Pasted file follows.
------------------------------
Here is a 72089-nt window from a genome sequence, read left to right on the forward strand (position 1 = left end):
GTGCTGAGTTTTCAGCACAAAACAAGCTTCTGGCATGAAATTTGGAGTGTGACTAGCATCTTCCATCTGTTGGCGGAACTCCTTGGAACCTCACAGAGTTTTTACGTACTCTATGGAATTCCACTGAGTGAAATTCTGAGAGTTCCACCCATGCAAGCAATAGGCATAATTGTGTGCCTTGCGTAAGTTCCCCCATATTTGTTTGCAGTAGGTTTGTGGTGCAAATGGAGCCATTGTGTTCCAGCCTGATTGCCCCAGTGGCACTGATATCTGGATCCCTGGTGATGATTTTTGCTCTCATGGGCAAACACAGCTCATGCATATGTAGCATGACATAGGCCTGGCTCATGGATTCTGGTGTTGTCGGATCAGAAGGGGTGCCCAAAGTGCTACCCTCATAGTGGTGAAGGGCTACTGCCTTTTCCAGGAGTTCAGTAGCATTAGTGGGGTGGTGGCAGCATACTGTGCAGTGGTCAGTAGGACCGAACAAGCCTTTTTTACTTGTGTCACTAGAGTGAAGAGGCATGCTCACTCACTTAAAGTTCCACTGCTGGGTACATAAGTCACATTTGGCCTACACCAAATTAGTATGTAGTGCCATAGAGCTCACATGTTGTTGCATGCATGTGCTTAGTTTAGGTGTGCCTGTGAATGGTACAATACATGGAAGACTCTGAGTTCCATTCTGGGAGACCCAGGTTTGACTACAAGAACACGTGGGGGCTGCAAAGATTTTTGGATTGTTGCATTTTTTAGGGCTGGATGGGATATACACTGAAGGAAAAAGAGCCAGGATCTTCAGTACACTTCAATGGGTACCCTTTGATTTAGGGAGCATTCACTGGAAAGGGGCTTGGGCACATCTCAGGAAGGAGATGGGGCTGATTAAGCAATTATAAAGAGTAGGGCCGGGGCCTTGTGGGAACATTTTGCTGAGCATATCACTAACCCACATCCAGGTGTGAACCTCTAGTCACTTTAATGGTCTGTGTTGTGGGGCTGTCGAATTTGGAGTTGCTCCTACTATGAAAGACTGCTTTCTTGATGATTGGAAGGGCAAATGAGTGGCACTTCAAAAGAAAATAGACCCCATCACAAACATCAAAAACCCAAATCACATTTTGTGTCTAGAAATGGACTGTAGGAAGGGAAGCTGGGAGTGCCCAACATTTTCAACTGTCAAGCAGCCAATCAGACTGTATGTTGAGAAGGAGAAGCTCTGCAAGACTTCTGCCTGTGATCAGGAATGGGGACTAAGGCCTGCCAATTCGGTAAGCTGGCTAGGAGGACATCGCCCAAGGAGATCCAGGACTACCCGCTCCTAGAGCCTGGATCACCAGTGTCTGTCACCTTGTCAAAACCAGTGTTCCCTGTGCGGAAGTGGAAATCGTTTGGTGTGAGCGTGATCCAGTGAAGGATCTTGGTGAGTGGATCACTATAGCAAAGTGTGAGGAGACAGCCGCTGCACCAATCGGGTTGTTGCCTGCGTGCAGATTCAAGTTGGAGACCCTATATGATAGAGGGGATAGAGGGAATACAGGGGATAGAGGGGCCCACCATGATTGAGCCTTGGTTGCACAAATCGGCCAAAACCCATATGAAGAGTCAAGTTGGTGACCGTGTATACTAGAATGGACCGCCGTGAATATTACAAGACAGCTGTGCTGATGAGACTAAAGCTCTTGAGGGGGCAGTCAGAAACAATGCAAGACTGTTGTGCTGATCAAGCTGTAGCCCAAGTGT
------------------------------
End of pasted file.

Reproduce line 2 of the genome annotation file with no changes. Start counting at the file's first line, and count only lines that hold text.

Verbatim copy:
GTGCTGAGTTTTCAGCACAAAACAAGCTTCTGGCATGAAATTTGGAGTGTGACTAGCATCTTCCATCTGTTGGCGGAACTCCTTGGAACCTCACAGAGTTTTTACGTACTCTATGGAATTCCACTGAGTGAAATTCTGAGAGTTCCACCCATGCAAGCAATAGGCATAATTGTGTGCCTTGCGTAAGTTCCCCCATATTTGTTTGCAGTAGGTTTGTGGTGCAAATGGAGCCATTGTGTTCCAGCCTGATTGCCCCAGTGGCACTGATATCTGGATCCCTGGTGATGATTTTTGCTCTCATGGGCAAACACAGCTCATGCATATGTAGCATGACATAGGCCTGGCTCATGGATTCTGGTGTTGTCGGATCAGAAGGGGTGCCCAAAGTGCTACCCTCATAGTGGTGAAGGGCTACTGCCTTTTCCAGGAGTTCAGTAGCATTAGTGGGGTGGTGGCAGCATACTGTGCAGTGGTCAGTAGGACCGAACAAGCCTTTTTTACTTGTGTCACTAGAGTGAAGAGGCATGCTCACTCACTTAAAGTTCCACTGCTGGGTACATAAGTCACATTTGGCCTACACCAAATTAGTATGTAGTGCCATAGAGCTCACATGTTGTTGCATGCATGTGCTTAGTTTAGGTGTGCCTGTGAATGGTACAATACATGGAAGACTCTGAGTTCCATTCTGGGAGACCCAGGTTTGACTACAAGAACACGTGGGGGCTGCAAAGATTTTTGGATTGTTGCATTTTTTAGGGCTGGATGGGATATACACTGAAGGAAAAAGAGCCAGGATCTTCAGTACACTTCAATGGGTACCCTTTGATTTAGGGAGCATTCACTGGAAAGGGGCTTGGGCACATCTCAGGAAGGAGATGGGGCTGATTAAGCAATTATAAAGAGTAGGGCCGGGGCCTTGTGGGAACATTTTGCTGAGCATATCACTAACCCACATCCAGGTGTGAACCTCTAGTCACTTTAATGGTCTGTGTTGTGGGGCTGTCGAATTTGGAGTTGCTCCTACTATGAAAGACTGCTTTCTTGATGATTGGAAGGGCAAATGAGTGGCACTTCAAAAGAAAATAGACCCCATCACAAACATCAAAAACCCAAATCACATTTTGTGTCTAGAAATGGACTGTAGGAAGGGAAGCTGGGAGTGCCCAACATTTTCAACTGTCAAGCAGCCAATCAGACTGTATGTTGAGAAGGAGAAGCTCTGCAAGACTTCTGCCTGTGATCAGGAATGGGGACTAAGGCCTGCCAATTCGGTAAGCTGGCTAGGAGGACATCGCCCAAGGAGATCCAGGACTACCCGCTCCTAGAGCCTGGATCACCAGTGTCTGTCACCTTGTCAAAACCAGTGTTCCCTGTGCGGAAGTGGAAATCGTTTGGTGTGAGCGTGATCCAGTGAAGGATCTTGGTGAGTGGATCACTATAGCAAAGTGTGAGGAGACAGCCGCTGCACCAATCGGGTTGTTGCCTGCGTGCAGATTCAAGTTGGAGACCCTATATGATAGAGGGGATAGAGGGAATACAGGGGATAGAGGGGCCCACCATGATTGAGCCTTGGTTGCACAAATCGGCCAAAACCCATATGAAGAGTCAAGTTGGTGACCGTGTATACTAGAATGGACCGCCGTGAATATTACAAGACAGCTGTGCTGATGAGACTAAAGCTCTTGAGGGGGCAGTCAGAAACAATGCAAGACTGTTGTGCTGATCAAGCTGTAGCCCAAGTGT